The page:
Another skill was identified by West-Smith (1997) and refers to therapeutic communication. This skill is closely tied to soft skills, however it is mentioned for the sole reason that it specifically focuses on communication that is therapeutic. This is an important skill, the author continues, because it helps to build trust between the client and the leader. The author defines basic therapeutic communication skills as "... one way to facilitate both empowerment of the participant and to help establish the climate of interpersonal trust between participants and leader that is necessary for a sense of physical and emotional safety" (p. 69). The use of reflection and clarification by the leader communicates to the client that they are being heard and understood. These skills are the basis of counseling and when employed properly can lead the client and the leader to potential solutions.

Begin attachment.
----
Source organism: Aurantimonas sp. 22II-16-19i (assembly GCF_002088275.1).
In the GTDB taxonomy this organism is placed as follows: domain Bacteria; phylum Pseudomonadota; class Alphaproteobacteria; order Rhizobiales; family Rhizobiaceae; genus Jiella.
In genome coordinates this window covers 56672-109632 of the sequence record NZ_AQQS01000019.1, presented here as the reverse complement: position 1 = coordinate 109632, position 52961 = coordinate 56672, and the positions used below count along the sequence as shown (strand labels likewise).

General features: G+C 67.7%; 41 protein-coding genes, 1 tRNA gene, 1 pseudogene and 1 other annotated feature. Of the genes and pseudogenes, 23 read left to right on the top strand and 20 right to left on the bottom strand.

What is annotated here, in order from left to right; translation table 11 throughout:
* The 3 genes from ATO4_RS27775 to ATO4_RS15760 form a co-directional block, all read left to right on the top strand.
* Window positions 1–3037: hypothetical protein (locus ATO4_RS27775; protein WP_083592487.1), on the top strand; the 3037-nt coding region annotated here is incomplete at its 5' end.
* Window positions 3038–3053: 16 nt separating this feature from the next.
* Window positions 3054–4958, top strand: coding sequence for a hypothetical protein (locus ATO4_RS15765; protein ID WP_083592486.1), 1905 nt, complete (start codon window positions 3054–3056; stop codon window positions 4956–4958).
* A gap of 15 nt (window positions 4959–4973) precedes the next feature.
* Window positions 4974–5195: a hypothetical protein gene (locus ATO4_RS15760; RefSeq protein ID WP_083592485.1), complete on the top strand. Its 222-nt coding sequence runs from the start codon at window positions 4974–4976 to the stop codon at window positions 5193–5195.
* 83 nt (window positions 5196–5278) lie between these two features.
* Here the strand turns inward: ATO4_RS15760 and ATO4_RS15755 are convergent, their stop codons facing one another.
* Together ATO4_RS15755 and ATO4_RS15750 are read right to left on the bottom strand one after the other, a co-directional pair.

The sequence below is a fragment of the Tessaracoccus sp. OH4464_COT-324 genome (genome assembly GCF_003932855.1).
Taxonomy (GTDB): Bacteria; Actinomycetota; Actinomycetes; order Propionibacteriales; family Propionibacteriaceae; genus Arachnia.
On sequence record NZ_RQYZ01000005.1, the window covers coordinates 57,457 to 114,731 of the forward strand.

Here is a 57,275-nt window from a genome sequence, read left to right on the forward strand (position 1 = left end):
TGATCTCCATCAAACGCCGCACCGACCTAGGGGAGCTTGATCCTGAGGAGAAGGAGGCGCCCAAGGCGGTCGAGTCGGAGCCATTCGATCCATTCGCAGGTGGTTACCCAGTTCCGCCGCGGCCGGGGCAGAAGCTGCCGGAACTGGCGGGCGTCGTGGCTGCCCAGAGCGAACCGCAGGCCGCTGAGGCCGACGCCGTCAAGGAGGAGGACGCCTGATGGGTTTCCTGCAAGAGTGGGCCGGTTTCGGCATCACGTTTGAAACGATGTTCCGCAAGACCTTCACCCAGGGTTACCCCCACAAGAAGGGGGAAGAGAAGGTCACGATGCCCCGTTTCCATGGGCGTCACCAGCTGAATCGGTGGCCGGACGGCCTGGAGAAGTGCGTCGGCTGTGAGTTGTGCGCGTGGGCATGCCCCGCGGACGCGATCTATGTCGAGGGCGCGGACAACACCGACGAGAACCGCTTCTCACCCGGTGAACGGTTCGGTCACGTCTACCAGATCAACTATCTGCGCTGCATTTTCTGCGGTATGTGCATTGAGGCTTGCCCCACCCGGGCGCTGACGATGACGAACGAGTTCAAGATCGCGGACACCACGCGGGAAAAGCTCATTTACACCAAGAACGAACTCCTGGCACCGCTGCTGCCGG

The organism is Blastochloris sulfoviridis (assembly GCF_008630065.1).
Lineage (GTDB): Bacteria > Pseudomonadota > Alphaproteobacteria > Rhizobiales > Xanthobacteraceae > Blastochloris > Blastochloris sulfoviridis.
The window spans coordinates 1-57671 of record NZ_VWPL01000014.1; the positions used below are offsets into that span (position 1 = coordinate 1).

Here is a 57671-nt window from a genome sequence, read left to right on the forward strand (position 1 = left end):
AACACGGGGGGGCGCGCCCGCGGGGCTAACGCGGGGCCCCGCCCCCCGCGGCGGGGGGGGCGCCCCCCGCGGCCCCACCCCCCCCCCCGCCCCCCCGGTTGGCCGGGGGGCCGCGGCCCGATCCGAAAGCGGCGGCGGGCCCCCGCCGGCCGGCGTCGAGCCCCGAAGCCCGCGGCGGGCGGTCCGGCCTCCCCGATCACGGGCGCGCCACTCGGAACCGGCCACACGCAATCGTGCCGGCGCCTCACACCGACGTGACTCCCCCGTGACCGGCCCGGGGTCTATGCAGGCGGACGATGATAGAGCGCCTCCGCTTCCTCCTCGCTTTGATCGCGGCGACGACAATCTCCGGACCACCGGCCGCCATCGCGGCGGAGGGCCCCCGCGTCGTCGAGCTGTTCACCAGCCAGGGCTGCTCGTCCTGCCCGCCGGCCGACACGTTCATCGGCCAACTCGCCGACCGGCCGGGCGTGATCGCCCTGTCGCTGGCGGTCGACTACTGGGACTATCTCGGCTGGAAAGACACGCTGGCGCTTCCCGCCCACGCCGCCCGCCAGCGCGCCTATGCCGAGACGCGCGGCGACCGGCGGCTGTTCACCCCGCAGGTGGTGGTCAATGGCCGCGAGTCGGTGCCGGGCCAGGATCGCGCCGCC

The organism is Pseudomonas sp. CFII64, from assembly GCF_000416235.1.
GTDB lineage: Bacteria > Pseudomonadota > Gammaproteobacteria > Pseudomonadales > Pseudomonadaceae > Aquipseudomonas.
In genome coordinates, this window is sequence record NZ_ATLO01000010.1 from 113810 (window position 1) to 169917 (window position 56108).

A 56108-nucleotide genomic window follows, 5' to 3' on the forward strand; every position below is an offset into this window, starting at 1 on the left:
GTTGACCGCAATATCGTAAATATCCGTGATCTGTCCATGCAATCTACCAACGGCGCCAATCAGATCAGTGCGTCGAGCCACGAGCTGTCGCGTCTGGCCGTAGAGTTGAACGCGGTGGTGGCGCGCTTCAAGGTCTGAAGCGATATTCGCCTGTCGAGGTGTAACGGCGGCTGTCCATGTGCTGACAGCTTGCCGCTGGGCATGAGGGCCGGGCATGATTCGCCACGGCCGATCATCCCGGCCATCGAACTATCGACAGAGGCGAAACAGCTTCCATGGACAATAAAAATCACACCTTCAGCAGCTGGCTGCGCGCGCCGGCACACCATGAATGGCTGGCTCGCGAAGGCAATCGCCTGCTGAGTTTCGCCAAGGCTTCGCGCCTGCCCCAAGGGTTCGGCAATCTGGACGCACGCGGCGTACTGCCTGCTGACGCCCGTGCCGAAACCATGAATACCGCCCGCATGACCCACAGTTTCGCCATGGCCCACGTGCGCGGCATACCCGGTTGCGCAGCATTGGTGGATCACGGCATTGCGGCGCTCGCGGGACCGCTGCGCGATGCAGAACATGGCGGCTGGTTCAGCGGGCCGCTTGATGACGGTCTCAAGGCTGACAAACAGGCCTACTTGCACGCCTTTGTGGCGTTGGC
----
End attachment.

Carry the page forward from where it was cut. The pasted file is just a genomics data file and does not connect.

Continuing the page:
Make Use of Systemic Systems
In terms of therapy skills, Crisp (1998) believes that practitioners in the field need to be qualified and to understand the clinical frameworks. They need to be familiar with crisis intervention skills, and be able to analyze complex issues that arise within the group and the individual. Furthermore, he identified that some of the key elements of best practice in wilderness and adventure therapy require that programs make use of systemic systems, that is, taking into account family, friends, class, culture, and ethnicity for better intervention. Programs also need to offer staff training, so that learning remains an ongoing process. The author studied 14 wilderness and adventure programs in the United Kingdom, United States, and New Zealand in order to identify those issues. He compiled his data through interviews, literature, direct observation, and participation in training programs, and found a great deal of diversity among the various programs, especially in the use of terminology.
Current research confirms and adds to previous research done in the area of wilderness therapy, in that it separates wilderness therapy from adventure therapy (Crisp, 1998), focuses on the development of a training program for wilderness therapists (Ringer, 1996), and re-emphasizes the need to hire staff trained in mental health (Davis-Berman & Berman, 1993-94).